Imagine walking into Times Square and, instead of the familiar onslaught of blinking logos instructing you what to buy and where to put it, you’re looking at pulsating, gorgeous abstractions by Rafaël Rozendaal. The world’s biggest, most famous advertising space has turned into the world’s biggest outdoor museum, for an entire month. Sound crazy?
“At this point, we’re thinking ‘How did we ever think this was crazy!'” Hrag Vartanian tells Flavorwire. It’s been a year since Times Square Art Square project mastermind Justus Bruns brought the idea to New York, and now, with Vartanian as chief curator, a posse of important allies, and a new Kickstarter to boot, the project is closer than ever to becoming a reality.
“We take our visual environment for granted, especially billboard advertising. We don’t turn anything on or open a page. We walk into a space and it’s there. We don’t have a choice,” Vartanian explains. The sheer opulence, quantity, and intensity of the blinking displays at the “Crossroads of the World” is overwhelming, even for those of us used to habitually weaving and bobbing through squinting masses of tourists. So what would happen if we hijacked all that pomp and power and subverted it for a different mission? What if the visitors to the biggest advertisement-infused space in the world were suddenly bombarded with art? “I think of it more as changing the channel,” Vartanian clarifies. “Seeing the same thing everyday can get quite oppressive.”
Ask a New Yorker what they think about Times Square and watch them cringe. At the very least, they’re protectively desensitized to all this stimuli. This is for them. “People who work will get the biggest benefit,” Vartanian explains. “Did you know that 10% of the city works in the Times Square district? Sherry Dobbin from Times Square Alliance told me that. That blew my mind too. Most art you need to see more than once to get the full benefit of it.” Wouldn’t knowing that you’ll be walking through an art exhibit put some pep to your zombie schlep to work? “Our hope is to make them critical of their environment, to get them to think ‘What am I seeing? Do I like this? Should I not be looking at this?'”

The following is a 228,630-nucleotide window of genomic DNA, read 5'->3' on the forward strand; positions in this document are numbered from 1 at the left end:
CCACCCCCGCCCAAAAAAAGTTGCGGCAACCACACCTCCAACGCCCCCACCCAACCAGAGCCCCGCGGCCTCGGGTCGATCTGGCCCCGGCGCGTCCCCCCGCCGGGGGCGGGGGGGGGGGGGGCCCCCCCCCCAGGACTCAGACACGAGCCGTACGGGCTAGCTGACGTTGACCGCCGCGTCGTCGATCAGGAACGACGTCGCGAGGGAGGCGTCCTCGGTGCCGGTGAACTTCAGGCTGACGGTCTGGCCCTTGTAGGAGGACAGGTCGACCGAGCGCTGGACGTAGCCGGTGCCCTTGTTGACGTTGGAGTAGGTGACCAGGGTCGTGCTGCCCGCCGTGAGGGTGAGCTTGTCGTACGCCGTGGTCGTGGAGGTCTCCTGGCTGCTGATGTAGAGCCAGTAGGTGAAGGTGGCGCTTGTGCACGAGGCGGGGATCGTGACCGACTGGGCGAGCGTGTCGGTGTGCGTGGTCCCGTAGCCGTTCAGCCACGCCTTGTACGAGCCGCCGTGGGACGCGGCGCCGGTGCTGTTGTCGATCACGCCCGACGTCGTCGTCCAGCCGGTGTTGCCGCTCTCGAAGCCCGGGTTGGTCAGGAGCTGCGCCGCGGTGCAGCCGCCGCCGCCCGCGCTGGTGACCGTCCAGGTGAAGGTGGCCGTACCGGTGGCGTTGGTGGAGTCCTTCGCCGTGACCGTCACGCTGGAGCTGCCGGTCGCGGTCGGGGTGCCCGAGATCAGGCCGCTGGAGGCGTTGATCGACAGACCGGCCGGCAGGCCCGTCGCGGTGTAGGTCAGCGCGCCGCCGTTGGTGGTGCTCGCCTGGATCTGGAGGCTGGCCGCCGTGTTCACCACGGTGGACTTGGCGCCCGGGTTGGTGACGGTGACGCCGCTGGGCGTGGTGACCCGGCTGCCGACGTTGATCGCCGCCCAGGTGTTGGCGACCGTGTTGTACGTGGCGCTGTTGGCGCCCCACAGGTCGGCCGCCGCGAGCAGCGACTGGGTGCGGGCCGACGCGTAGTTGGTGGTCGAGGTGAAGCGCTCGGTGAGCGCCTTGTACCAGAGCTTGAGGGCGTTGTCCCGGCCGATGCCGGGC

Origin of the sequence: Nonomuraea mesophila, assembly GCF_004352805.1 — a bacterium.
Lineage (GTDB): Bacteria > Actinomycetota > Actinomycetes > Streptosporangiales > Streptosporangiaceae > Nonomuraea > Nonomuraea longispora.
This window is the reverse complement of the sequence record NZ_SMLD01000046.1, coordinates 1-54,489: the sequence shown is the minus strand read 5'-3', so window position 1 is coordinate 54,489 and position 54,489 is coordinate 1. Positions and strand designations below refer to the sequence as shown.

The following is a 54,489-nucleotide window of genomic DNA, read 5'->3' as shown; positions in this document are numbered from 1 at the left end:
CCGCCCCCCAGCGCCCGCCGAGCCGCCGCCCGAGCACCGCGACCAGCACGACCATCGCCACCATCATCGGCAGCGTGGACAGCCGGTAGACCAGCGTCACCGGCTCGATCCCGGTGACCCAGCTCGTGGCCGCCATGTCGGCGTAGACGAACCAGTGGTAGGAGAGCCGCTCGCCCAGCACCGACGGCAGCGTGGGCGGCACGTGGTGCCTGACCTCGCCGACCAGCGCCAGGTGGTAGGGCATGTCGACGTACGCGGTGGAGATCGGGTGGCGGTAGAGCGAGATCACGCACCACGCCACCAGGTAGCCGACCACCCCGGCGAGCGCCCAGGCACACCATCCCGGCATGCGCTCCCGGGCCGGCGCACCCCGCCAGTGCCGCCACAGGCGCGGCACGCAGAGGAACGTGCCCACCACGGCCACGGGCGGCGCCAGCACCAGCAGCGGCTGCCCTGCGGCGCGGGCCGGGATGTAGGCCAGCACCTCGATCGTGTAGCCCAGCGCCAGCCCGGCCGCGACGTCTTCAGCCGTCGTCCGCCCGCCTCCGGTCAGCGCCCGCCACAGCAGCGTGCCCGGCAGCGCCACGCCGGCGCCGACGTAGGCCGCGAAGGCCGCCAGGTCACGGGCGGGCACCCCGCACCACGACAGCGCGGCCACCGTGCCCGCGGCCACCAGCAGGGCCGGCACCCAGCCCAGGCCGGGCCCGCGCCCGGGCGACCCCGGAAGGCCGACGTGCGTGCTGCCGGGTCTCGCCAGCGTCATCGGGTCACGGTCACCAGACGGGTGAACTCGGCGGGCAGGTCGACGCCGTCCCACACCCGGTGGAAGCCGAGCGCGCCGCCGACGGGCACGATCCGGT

“Tourists are going to Times Square for the spectacle. The fact that they’re going to see art is a bonus for them,” Vartanian explains, dreaming bigger. From Pipilotti Rist to Jenny Holzer to Robert Wilson, high profile artists have projected their work in Times Square, but while those were ephemeral glitches in reality, this would be a takeover. Like street art taking over an urban landscape, like net art taking over the web, this is infiltration, on a giant scale.
“The tourists want the photos and that is going to have interesting reverberations around the world. They’re going to come home and show the photos to their friends who wouldn’t otherwise see art and they’ll go, oh, what’s that? Oh, that’s art by so and so. They’ll go Google it. And so on. That will be great. We’re so excited.”
So, art lovers: First we take Times Square, then the world?